For two sets $O$ and $A$, we will call a *category structure* a collection of functions ${\sf dom}:A\to O,\ {\sf cod}:A\to O,\ {\sf 1}:O\to A,\ \circ:A\times_OA\to A$ satisfying the usual axioms for a category.

Can we parametrize the number of category structures (up to iso or equivalence) on two sets $O$ and $A$ in terms of their cardinalities? If a closed-form solution is too much to ask, can we get asymptotics for finite sets?

Denote by ${\sf Cat}^\cong(n,m)$ the number of isomorphism classes of category structures on two sets $O$ and $A$ as above with $|O|=n$ and $|A|=m$. We trivially have that $n\leq m$. For $n=m=0$ we have exactly one category, and for $n=m=1$ we have a unique up to iso category. In general for $n=m$ we have ${\sf Cat}^\cong(n,m)=1$, but all these observations are trivial.

For $n=1$ and $1\leq m$ we are counting the number of monoids on a set with $m$ elements, which I tried to search but was unable to find -- I did find this related question, and the comments by Qiaochu Yuan give a lower bound of $B^\leq_m\leq{\sf Cat}(1,m)$ where $B^\leq_m$ is the $m^{th}$ ordered Bell number. As the comment by Douglas Zare suggests, this indicates that asymptotics are the best we should hope for since the ordered Bell numbers grow faster than exponential in $m$.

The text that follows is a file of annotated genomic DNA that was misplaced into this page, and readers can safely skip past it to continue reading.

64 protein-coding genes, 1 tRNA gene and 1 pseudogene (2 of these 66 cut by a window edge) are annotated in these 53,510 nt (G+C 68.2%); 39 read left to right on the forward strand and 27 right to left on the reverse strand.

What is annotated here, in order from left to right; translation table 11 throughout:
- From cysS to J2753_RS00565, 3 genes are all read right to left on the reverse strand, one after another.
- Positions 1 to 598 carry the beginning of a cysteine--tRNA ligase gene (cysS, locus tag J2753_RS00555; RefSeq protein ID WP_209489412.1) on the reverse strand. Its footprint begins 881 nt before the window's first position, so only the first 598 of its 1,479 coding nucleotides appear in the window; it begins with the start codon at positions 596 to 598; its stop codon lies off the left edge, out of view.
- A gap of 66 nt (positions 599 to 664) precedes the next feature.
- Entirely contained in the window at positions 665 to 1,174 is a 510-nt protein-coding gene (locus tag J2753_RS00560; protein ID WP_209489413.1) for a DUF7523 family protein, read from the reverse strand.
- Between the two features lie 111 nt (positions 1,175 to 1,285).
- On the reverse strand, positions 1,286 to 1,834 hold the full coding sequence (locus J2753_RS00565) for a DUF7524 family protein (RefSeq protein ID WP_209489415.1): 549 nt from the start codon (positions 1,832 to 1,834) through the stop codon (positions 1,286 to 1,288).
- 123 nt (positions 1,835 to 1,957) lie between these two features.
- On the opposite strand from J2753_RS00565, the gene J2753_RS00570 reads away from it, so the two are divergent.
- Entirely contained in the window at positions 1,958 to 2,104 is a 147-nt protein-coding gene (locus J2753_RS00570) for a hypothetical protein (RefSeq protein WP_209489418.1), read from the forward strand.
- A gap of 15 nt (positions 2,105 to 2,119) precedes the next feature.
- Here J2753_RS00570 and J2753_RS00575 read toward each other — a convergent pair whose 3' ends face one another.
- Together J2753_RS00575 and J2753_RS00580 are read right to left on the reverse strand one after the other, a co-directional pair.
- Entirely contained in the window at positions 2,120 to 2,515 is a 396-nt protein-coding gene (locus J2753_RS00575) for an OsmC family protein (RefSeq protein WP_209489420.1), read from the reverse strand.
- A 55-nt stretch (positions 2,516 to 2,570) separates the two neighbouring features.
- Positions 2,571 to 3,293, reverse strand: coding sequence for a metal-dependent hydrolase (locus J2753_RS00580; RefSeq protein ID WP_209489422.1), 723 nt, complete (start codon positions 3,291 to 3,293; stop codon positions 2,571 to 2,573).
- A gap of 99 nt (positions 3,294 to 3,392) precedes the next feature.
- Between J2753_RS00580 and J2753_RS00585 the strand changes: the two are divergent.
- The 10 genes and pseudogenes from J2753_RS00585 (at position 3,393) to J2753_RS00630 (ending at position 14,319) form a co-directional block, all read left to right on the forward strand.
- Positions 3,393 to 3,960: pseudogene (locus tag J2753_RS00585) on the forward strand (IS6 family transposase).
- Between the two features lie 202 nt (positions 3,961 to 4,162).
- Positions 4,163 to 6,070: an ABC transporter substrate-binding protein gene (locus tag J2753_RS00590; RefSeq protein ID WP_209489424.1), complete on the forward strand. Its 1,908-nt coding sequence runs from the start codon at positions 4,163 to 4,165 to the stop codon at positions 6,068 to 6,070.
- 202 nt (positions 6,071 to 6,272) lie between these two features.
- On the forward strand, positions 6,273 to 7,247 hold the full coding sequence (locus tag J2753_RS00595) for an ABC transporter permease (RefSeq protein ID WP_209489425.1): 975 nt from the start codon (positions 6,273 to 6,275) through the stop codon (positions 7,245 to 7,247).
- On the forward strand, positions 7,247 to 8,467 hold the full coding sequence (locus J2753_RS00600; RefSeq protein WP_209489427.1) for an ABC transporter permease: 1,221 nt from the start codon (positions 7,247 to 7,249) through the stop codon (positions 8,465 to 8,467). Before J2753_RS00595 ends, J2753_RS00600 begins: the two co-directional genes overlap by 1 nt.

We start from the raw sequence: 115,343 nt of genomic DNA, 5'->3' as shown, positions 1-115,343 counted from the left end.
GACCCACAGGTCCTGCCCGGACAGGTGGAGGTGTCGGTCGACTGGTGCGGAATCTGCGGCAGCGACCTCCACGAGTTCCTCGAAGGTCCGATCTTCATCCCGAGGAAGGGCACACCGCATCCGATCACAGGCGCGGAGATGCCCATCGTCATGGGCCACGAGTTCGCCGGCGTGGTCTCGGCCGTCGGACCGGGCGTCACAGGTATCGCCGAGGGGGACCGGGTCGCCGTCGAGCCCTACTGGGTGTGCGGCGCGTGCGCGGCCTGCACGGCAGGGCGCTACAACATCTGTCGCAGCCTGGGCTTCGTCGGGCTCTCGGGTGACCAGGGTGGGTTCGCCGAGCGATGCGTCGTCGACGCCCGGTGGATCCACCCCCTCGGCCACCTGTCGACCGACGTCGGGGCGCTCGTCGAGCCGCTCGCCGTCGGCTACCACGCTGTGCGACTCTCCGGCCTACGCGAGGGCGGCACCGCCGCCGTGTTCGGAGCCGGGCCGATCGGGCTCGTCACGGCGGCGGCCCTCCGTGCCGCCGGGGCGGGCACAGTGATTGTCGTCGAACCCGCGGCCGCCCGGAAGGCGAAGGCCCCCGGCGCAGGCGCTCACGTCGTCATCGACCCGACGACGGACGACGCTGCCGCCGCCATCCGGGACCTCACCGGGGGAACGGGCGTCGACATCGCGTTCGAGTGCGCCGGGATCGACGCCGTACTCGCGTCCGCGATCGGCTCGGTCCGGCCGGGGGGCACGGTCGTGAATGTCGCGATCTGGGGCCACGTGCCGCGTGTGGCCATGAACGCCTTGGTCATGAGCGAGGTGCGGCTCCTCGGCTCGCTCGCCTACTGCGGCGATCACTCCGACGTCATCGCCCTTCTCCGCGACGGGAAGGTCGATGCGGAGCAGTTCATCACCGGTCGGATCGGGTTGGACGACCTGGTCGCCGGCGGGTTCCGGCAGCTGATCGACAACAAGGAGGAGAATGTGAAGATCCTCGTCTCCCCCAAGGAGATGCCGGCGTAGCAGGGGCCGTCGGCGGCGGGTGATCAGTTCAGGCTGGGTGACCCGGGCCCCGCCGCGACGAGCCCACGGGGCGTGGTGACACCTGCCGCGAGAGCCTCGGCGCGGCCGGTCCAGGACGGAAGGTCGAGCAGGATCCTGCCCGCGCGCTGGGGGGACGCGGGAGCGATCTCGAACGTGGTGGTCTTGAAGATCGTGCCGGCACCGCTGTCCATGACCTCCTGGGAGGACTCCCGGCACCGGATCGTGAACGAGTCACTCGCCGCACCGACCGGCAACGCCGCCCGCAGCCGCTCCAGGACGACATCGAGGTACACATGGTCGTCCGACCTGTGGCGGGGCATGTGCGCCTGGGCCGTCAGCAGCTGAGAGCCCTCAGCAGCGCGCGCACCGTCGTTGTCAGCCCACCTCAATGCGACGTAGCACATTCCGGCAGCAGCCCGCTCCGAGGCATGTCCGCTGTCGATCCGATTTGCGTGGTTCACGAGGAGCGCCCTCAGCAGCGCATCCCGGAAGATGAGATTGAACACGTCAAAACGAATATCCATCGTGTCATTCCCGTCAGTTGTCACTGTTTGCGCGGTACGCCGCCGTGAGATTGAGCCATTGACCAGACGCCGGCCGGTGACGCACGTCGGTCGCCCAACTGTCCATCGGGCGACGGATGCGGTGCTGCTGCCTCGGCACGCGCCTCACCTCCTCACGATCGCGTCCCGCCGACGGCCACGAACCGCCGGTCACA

The case for semigroups is cutting edge for a set with $12$ elements by a paper linked in the answer to the linked question, so any asymptotics will have to use the existence of units to hopefully shave things down. The second linked paper gives a closed-form solution for the number of nilpotent semigroups of degree $3$, so adding mild restrictions seems to potentially allow for more tractable counting.

Denote by ${\sf Cat}^\simeq(n,m)$ the number of equivalence classes of category structures on two sets $O$ and $A$ as above. We trivially have ${\sf Cat}^\simeq(n,m)\leq{\sf Cat}^\cong(n,m)$ with equality holding for $n=m$, but beyond this I don't see much concrete to say.

It may be useful to use the cardinalities of the hom-sets between objects in the category structures instead of the cardinality of the overall set of arrows, but beyond more obvious observations nothing jumps out at me using this approach either. For $1<n$ and $n<m$ it is trivial (and kind of fun) to count some small cases, but I don't know how to search the OEIS to see if the sequence is already catalogued. Any assistance is appreciated.

First linked paper: Distler A., Jefferson C., Kelsey T., Kotthoff L. (2012) The Semigroups of Order 10. In: Milano M. (eds) Principles and Practice of Constraint Programming. CP 2012. Lecture Notes in Computer Science, vol 7514. Springer, Berlin, Heidelberg. https://doi.org/10.1007/978-3-642-33558-7_63

Second linked paper: Distler A., Mitchell J. D., (2012) The Number of Nilpotent Semigroups of Degree 3. In: The Electronic Journal of Combinatorics, Volume 19, Issue 2 (2012). https://doi.org/10.37236/2441

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